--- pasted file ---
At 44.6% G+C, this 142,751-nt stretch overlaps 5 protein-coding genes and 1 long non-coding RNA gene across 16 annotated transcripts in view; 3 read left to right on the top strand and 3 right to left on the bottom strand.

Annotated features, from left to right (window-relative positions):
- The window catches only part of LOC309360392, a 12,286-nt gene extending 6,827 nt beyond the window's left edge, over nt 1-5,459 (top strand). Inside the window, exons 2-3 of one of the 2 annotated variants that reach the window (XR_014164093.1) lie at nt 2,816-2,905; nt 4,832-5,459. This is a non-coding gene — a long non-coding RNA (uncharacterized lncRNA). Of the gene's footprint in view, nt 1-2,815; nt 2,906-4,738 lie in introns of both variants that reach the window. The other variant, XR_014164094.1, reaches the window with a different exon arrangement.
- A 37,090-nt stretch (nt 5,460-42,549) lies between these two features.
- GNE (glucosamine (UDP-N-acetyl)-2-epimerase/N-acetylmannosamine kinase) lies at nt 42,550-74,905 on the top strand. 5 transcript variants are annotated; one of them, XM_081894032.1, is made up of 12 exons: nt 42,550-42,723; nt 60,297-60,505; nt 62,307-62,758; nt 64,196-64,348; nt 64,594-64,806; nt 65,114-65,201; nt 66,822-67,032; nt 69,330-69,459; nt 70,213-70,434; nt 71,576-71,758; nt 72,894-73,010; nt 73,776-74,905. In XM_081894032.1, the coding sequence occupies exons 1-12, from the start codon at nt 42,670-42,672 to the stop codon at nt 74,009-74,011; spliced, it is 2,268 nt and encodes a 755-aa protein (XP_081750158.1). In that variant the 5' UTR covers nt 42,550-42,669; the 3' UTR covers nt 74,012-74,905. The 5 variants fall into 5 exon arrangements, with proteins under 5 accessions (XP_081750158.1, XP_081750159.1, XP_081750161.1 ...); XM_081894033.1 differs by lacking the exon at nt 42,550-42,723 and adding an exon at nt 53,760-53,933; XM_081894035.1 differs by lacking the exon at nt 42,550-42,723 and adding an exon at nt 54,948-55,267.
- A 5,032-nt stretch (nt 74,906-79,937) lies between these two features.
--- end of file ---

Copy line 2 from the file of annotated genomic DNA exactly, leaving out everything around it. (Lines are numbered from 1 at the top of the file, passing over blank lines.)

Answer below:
Annotated features, from left to right (window-relative positions):